20090093945Controller and control system for internal combustion engine2009-04-09Okumura701/103
20080195294Control Device for Internal Combustion Engine and Air-Fuel Ratio Calculation Method2008-08-14Moriya
20080167786ENGINE CONTROL APPARATUS2008-07-10Sasaki et al.
20080162017Engine control, fuel property detection and determination apparatus, and method for the same2008-07-03Nagata et al.701/103
20070084442Engine combustion state determining apparatus and method2007-04-19Nakagawa et al.123/406.27
7159568System and method for engine starting2007-01-09Lewis et al.123/431
20050229903CONTROL DEVICE OF INTERNAL COMBUSTION ENGINE2005-10-20Kobayashi et al.123/435
6041591Exhaust gas heating system for in-cylinder injection internal combustion engine2000-03-28Kaneko et al.60/274
5474045Engine control device1995-12-12Demizu et al.123/406.47
Foreign References:
JP62228642October, 1987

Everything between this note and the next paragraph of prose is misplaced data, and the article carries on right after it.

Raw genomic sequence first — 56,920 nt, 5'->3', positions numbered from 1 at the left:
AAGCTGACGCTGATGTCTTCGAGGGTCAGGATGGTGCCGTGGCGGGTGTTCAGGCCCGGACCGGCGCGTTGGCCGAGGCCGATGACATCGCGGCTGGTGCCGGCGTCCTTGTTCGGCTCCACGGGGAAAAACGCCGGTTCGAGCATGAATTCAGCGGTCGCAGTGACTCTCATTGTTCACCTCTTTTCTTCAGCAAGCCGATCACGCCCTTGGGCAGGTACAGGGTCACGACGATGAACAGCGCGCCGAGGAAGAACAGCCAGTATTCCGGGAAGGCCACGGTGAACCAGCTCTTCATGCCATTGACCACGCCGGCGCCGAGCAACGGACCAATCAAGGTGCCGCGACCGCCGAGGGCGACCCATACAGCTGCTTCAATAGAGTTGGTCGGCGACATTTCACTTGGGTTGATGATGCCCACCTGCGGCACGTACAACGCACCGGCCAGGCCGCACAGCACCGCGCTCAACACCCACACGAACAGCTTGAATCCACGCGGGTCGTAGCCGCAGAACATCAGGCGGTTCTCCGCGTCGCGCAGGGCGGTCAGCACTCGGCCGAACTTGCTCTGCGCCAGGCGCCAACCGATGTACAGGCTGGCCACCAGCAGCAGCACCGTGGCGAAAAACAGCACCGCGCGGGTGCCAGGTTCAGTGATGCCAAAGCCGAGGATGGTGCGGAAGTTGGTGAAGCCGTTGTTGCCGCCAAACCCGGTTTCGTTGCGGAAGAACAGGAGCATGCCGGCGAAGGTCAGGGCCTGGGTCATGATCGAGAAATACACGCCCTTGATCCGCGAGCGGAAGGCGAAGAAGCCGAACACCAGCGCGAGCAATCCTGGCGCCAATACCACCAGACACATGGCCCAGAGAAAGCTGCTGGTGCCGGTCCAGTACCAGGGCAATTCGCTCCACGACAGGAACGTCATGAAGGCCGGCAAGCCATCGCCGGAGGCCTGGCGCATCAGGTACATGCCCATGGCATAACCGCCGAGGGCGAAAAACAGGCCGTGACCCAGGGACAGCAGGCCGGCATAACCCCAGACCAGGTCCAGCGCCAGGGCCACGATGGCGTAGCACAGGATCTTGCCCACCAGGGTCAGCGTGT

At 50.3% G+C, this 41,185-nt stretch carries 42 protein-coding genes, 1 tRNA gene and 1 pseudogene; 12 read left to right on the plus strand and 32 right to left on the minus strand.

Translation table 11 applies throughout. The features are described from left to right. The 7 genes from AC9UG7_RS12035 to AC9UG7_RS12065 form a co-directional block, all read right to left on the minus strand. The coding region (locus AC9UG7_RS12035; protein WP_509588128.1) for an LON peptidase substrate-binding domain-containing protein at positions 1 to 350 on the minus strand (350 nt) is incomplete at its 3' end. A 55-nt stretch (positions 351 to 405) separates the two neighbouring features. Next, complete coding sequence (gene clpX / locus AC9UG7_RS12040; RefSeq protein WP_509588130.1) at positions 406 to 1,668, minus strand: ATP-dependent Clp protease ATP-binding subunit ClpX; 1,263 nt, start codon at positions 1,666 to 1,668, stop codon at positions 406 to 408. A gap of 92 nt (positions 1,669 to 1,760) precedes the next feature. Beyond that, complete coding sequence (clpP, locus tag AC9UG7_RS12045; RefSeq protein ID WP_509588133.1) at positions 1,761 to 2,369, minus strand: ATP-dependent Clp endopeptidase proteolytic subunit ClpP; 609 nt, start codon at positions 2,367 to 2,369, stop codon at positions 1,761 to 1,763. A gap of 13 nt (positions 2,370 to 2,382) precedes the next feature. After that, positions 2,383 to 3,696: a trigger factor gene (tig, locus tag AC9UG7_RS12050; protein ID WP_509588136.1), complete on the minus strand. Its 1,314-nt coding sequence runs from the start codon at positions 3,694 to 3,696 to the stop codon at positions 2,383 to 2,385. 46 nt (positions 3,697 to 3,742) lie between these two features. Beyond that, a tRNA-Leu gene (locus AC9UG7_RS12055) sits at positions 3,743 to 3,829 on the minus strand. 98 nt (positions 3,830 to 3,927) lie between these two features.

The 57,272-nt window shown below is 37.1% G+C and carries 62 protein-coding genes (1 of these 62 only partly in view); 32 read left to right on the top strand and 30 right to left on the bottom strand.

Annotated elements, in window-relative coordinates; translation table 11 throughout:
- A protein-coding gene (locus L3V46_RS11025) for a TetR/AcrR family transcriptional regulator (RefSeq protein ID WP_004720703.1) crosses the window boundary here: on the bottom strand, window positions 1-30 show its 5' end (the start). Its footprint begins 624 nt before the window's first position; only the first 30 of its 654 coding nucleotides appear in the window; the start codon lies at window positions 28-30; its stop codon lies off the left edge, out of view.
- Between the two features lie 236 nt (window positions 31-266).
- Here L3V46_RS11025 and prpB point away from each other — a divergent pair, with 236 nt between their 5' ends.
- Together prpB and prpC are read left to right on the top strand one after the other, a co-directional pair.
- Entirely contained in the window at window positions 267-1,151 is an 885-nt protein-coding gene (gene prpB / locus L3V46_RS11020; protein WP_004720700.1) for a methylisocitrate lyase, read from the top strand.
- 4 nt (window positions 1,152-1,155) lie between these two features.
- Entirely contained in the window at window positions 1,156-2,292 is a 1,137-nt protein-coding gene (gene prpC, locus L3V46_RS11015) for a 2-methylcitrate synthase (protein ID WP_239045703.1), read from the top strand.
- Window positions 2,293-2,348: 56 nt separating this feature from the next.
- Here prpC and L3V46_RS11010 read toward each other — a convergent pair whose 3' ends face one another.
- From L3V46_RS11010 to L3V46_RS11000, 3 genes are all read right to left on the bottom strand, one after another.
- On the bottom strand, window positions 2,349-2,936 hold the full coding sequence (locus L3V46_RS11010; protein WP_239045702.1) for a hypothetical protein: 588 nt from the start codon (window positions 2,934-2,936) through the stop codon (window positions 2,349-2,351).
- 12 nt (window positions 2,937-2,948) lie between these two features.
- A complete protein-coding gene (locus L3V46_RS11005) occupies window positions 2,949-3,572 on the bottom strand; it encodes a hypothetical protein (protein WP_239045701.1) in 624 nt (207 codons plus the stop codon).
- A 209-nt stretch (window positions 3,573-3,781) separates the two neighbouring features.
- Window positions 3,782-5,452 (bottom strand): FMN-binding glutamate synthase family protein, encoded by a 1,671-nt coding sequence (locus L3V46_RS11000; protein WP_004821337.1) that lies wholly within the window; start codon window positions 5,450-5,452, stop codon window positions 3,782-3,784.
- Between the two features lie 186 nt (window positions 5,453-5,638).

JP9291825November, 1997
JP2000265873A2000-09-26COMBUSTION CONTROL DEVICE FOR INTERNAL COMBUSTION ENGINE
JP200523850January, 2005
JP2005207407A2005-08-04CONTROL DEVICE AND CONTROL METHOD FOR INTERNAL COMBUSTION ENGINE
JP200697588April, 2006
JP2006144643A2006-06-08CONTROLLER FOR INTERNAL COMBUSTION ENGINE AND AIR-FUEL RATIO CALCULATING METHOD
JP2008169717A2008-07-24ENGINE CONTROL DEVICE
JP200913922January, 2009
JP2009138556A2009-06-25ESTIMATING DEVICE AND ESTIMATING METHOD OF FUEL CONCENTRATION OF FLEXIBLE FUEL ENGINE
JPH09291825A1997-11-11
JP2005023850A2005-01-27
JP2009013922A2009-01-22
JPS62228642A1987-10-07
JP2006097588A2006-04-13
Other References:
International Search Report for PCT/JP2010/057900 dated Jun. 8, 2010.
Primary Examiner:
Solis, Erick
Assistant Examiner:
Staubach, Carl
Attorney, Agent or Firm:
Sughrue Mion, PLLC
Claims:
The invention claimed is: